A number of startups around the world are using technology to improve the parking experience. In Germany, Daimler and BMW have collaborated on Park Now, a company that’s part of the Your Now brand of mobility solutions. The app allows drivers to find parking spaces in cities across the country and lets them reserve spots in private parking lots in advance. Parkdepot, a seed-stage startup based in Munich, is digitalizing private parking lots using cameras and raised €4.2 million in March 2021.
So what sets Marco Parco apart? Florian explains that the company only works with privately owned parking lots or private spaces and that its spaces have sensors that provide real-time information on occupancy. “It’s not only if someone has booked the lot, it’s also if they’re there right now or not,” says Florian.
He explains that competitors are digitalizing the booking and payment elements of parking, but that they don’t have insights into how full their parking lots are at any given moment. Florian says that it’s common for drivers using other apps to arrive at a parking lot they’ve booked online, only to find it’s already full. “With our app, you know the parking lot is free at the time you want to park there,” he says.
Launching and overcoming challenges
In February 2021, Marco Parco joined ZOLLHOF, a tech-focused incubator in Nuremberg. The six-month incubation program is tailored to the needs of each startup that participates and includes workshops, mentorship, office space and more. It has helped Marco Parco to accelerate and focus its product development, and the app launched in March 2021.
“ZOLLHOF helps us a lot with honing in on our strengths, seeing which areas we need to work on and which areas we can exploit or are our strengths already,” says Florian.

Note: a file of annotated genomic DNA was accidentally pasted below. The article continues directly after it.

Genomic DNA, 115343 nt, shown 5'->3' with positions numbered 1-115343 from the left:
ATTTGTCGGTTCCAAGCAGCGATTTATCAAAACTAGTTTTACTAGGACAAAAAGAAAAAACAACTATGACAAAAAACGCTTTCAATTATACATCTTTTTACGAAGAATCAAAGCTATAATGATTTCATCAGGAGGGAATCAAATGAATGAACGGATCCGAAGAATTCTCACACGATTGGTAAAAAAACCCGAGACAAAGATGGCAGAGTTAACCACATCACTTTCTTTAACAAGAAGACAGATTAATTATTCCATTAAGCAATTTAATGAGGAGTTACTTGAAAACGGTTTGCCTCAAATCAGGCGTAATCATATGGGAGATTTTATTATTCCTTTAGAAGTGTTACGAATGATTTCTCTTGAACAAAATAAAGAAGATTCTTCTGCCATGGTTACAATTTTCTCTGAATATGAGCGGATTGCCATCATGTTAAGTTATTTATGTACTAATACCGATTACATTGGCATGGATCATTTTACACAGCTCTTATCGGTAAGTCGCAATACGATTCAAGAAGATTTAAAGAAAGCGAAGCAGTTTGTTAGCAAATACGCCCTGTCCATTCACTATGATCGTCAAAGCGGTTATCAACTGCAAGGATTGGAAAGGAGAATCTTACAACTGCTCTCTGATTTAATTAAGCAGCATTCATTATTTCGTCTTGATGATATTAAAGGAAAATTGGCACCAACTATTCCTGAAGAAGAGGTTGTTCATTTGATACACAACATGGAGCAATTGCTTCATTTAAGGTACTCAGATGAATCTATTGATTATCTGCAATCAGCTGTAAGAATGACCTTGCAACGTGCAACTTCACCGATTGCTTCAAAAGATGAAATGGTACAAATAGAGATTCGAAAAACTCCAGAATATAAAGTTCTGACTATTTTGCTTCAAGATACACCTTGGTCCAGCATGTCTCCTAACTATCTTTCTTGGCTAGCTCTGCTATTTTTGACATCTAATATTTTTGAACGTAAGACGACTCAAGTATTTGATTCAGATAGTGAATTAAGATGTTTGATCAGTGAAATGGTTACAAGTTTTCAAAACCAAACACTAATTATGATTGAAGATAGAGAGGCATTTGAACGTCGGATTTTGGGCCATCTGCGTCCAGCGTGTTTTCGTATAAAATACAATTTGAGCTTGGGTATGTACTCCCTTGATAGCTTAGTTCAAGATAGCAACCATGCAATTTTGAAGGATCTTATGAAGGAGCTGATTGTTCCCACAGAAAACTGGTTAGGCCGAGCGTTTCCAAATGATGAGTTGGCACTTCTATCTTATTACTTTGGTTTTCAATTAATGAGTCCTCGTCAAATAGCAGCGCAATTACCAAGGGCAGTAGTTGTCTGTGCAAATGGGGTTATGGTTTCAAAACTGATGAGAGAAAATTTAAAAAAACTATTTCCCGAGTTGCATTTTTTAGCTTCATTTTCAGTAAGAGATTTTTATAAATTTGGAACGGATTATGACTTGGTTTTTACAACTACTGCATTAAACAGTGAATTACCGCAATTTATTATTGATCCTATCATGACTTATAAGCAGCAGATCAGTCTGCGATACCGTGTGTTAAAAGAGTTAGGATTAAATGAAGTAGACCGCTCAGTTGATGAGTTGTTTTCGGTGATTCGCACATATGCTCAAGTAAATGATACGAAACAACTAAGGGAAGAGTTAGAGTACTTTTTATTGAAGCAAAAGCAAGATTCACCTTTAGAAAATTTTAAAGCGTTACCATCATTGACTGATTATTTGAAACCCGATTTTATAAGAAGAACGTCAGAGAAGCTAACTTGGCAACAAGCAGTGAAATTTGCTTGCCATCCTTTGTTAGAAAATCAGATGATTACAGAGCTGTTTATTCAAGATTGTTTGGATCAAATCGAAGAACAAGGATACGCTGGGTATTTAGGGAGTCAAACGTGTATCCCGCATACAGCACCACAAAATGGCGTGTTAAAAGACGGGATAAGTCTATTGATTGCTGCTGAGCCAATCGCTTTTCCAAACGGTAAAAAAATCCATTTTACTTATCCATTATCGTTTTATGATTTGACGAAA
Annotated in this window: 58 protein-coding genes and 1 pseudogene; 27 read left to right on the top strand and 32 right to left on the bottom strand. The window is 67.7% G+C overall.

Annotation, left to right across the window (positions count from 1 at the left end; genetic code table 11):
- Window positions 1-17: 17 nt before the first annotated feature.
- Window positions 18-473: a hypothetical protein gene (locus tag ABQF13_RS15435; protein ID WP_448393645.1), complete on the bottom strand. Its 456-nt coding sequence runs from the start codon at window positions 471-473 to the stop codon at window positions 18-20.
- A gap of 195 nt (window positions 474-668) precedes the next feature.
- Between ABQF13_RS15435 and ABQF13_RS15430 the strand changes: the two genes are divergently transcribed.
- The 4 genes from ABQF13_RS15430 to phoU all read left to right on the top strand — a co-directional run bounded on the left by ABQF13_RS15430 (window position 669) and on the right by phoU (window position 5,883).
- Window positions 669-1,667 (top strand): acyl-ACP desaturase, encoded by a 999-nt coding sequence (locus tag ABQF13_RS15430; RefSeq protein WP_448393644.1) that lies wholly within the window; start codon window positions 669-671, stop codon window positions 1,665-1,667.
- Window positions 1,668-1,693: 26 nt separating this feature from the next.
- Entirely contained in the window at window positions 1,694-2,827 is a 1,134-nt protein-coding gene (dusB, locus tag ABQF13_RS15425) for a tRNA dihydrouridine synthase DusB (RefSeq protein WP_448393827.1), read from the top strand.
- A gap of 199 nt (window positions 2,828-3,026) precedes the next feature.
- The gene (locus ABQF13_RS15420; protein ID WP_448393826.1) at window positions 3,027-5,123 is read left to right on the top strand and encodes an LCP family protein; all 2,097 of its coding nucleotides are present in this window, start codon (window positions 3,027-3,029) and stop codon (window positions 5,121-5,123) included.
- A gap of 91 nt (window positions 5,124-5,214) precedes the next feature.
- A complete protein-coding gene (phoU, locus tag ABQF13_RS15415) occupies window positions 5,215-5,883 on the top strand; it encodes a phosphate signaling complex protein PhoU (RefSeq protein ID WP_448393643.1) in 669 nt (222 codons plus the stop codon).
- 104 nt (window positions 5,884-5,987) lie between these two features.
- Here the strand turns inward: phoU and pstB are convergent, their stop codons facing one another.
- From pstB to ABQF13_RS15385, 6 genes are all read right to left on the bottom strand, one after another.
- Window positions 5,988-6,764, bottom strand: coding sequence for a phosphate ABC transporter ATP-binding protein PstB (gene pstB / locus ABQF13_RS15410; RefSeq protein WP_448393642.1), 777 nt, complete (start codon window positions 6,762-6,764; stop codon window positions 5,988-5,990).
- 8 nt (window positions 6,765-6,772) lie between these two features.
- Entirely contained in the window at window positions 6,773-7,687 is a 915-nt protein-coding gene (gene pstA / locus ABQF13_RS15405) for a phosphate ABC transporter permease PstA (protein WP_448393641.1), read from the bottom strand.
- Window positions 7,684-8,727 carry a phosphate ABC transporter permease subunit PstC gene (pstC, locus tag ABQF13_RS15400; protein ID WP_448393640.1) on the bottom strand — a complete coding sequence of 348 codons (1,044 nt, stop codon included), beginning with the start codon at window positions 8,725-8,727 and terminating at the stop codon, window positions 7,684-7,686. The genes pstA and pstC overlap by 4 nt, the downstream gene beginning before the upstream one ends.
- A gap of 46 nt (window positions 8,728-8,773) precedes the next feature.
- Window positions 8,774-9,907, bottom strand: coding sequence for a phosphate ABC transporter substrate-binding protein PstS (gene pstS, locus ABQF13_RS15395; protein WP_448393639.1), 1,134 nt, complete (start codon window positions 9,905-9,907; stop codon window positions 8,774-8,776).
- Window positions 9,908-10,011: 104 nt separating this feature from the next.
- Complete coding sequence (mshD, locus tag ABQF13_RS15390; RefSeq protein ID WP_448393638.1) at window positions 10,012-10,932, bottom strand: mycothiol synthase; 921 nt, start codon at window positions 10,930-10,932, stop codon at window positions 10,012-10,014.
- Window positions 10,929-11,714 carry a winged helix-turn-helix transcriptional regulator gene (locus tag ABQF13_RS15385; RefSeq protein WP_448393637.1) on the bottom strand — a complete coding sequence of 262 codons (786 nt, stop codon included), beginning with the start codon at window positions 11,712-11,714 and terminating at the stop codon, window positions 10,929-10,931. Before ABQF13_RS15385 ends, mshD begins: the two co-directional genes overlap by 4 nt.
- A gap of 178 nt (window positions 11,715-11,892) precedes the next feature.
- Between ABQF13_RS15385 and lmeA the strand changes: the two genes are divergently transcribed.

Prior to joining ZOLLHOF, Marco Parco raised seed money in a friends and family round. Once it has established product–market fit – which Florian believes will happen by October 2021 – the founders hope to launch a new funding round. Florian says that the company is experiencing typical marketplace business model challenges, explaining that they need parking lots to generate demand from drivers, but that parking lot owners want to see driver demand.
They’re lofty goals, but that’s why we’re in the startup world.
Building an up-and-coming business in an up-and-coming city
Maximilian and Florian founded Marco Parco in Nuremberg because they were both born and raised in the area, but Florian says that the region’s strength is that it is well-connected to other national hubs and that the economic pressure is lower here than in Munich or Berlin. He notes that there is less startup support here than in larger cities, but says that this is improving, with organizations such as ZOLLHOF helping to build a strong and distinct startup ecosystem in Nuremberg.
The five-person Marco Parco team has big plans. By the end of 2021, Florian hopes to have solidified the company’s business model and to be operational in most major German cities. He aims to expand to neighboring countries in the DACH region and France within two years. “They’re lofty goals, but that’s why we’re in the startup world,” he says.
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Written by Alexandra Connerty.